Camden County College establishes path for nontraditional and lower income students

For a good number of students, four-year private universities are not within their financial reach, yet they still have a dire need for additional education and training.

Camden County College President Donald Borden is keenly aware of what’s at stake for students who can’t attain education after high school. “If students don’t get a post-secondary education we’re sentencing them to poverty,” Borden said. “[For] many minority students, to incarceration.”

Borden was appointed as Camden County College’s fifth president last year by the college’s board of trustees and took over the position in July. He inherited a five-year low in enrollment and massive turnover of key faculty positions as many professors aged into retirement or moved to other institutions. However, he saw the school’s circumstances as an opportunity.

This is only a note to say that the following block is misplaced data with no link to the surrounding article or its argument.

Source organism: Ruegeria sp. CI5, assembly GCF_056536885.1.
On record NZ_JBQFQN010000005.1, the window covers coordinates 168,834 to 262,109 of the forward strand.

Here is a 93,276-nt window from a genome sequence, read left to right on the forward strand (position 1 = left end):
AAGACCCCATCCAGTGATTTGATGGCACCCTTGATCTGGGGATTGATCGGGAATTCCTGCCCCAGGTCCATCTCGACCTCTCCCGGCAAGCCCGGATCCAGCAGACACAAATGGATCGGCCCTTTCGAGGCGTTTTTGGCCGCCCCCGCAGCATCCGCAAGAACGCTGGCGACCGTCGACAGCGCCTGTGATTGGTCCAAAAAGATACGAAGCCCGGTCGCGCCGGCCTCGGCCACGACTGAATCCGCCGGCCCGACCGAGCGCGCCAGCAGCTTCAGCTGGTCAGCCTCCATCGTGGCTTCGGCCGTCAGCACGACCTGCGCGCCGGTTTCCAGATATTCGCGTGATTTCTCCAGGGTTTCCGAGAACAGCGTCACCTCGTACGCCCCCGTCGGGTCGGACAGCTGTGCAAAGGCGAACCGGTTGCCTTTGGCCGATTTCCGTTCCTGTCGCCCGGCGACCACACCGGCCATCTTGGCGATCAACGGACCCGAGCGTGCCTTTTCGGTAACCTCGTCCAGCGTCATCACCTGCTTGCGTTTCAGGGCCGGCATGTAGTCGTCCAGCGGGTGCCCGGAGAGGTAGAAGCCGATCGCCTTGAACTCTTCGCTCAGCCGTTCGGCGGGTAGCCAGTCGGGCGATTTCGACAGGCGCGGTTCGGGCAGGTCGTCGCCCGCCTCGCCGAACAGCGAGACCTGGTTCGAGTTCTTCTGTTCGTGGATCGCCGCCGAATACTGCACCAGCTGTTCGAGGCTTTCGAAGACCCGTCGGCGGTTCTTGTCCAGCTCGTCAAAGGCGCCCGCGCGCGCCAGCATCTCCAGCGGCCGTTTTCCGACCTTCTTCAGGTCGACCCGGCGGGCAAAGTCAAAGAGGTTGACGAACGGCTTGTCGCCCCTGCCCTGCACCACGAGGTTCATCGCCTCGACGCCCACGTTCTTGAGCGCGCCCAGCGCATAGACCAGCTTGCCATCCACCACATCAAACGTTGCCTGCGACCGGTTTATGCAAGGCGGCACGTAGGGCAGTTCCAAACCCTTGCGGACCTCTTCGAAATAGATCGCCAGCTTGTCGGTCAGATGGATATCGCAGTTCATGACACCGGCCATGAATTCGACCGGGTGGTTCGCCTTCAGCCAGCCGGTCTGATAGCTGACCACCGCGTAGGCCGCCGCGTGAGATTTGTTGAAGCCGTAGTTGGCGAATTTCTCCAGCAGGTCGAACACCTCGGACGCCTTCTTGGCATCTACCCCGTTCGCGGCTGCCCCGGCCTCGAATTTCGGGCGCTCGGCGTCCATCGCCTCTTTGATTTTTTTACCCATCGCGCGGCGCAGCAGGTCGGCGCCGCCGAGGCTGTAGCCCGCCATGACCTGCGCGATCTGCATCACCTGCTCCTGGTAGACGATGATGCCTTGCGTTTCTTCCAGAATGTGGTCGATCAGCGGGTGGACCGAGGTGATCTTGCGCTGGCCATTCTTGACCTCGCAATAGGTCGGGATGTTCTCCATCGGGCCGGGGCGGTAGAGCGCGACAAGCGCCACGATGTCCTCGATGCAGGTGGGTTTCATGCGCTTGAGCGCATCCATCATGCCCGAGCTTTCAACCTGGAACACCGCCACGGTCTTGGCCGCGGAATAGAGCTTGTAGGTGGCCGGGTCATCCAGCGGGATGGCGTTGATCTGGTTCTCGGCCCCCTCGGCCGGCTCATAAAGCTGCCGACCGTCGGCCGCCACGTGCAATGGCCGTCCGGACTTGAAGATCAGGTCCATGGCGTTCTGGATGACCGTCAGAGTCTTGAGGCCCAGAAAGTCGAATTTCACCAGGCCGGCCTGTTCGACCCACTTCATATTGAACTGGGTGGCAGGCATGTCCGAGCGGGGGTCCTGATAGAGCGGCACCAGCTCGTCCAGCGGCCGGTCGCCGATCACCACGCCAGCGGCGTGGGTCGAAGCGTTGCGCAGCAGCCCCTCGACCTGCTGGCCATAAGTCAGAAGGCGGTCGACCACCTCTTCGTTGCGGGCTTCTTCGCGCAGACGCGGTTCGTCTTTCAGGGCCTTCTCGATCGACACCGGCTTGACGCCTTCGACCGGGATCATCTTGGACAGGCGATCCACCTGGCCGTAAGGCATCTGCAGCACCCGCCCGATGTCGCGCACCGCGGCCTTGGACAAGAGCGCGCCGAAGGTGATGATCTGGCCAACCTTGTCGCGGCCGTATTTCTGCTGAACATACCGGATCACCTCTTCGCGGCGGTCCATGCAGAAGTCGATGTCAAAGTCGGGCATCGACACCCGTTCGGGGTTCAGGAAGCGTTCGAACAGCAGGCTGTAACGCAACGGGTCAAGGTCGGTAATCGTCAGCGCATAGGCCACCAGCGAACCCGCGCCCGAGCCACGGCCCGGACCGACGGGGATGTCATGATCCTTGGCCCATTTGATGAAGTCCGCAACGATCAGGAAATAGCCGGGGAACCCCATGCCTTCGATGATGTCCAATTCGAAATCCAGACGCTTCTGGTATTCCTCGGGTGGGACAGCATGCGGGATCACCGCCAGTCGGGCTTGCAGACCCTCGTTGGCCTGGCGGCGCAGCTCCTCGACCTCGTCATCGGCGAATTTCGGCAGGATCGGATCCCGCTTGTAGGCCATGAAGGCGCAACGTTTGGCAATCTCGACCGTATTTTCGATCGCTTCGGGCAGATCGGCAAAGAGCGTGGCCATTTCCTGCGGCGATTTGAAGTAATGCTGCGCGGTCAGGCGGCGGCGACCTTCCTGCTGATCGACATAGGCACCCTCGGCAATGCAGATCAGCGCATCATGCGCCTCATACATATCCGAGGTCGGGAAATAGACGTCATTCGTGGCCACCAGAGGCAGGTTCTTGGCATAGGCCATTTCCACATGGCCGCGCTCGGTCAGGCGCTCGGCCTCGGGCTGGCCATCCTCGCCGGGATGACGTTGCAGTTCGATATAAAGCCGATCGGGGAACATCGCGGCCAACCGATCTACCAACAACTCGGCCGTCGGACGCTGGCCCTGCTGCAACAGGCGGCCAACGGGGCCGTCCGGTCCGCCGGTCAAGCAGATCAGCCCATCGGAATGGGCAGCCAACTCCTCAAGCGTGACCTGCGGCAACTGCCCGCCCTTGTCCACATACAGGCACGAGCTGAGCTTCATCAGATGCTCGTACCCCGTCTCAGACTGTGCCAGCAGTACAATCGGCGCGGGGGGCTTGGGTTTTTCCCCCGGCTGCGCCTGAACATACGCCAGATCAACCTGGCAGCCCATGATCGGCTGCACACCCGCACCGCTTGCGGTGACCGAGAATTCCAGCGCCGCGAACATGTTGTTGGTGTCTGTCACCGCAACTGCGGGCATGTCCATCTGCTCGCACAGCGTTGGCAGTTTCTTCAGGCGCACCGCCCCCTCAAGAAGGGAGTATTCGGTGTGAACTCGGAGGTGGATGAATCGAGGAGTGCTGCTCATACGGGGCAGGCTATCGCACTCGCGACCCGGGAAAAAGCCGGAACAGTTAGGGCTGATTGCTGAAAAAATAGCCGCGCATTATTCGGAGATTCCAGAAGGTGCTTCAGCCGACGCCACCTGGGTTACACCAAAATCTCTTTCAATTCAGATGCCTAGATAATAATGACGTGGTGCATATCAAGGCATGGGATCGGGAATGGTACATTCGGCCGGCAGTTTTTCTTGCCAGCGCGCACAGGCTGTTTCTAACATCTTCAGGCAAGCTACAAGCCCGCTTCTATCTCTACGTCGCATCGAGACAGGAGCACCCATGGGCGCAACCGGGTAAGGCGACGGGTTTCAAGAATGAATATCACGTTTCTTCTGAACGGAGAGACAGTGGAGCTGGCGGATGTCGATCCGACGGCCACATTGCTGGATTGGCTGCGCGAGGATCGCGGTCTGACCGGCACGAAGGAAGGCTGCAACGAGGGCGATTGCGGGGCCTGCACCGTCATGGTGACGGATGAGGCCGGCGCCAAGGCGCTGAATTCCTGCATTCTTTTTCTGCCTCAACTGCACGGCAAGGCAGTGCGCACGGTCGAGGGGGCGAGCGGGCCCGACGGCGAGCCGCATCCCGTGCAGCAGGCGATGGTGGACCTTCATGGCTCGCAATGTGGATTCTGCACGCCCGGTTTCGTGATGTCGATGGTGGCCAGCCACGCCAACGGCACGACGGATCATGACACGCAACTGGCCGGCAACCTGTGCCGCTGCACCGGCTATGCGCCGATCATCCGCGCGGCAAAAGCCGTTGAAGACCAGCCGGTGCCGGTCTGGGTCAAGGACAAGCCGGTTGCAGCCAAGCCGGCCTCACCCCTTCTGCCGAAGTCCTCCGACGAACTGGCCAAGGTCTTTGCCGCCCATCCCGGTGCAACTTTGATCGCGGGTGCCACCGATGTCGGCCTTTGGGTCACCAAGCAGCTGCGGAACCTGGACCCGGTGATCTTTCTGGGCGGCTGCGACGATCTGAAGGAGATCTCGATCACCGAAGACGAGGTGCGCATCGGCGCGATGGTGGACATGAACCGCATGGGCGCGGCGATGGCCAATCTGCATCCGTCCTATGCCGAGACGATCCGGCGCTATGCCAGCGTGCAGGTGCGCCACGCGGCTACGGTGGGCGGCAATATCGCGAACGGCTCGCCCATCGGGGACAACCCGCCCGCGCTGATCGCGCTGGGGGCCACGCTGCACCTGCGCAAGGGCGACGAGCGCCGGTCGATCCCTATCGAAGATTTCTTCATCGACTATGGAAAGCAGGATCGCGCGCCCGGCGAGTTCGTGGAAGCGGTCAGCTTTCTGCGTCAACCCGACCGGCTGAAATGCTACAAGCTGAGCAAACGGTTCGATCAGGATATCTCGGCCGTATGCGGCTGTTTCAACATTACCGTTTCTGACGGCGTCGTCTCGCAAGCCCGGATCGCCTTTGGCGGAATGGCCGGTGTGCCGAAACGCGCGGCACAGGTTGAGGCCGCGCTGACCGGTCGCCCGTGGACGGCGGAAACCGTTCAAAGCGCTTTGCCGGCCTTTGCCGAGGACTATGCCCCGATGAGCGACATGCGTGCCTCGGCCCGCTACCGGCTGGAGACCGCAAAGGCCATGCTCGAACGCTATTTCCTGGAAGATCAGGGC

Camden County College draws many students who are low income or nontraditional, returning to school to increase their education or who hold part-time jobs.

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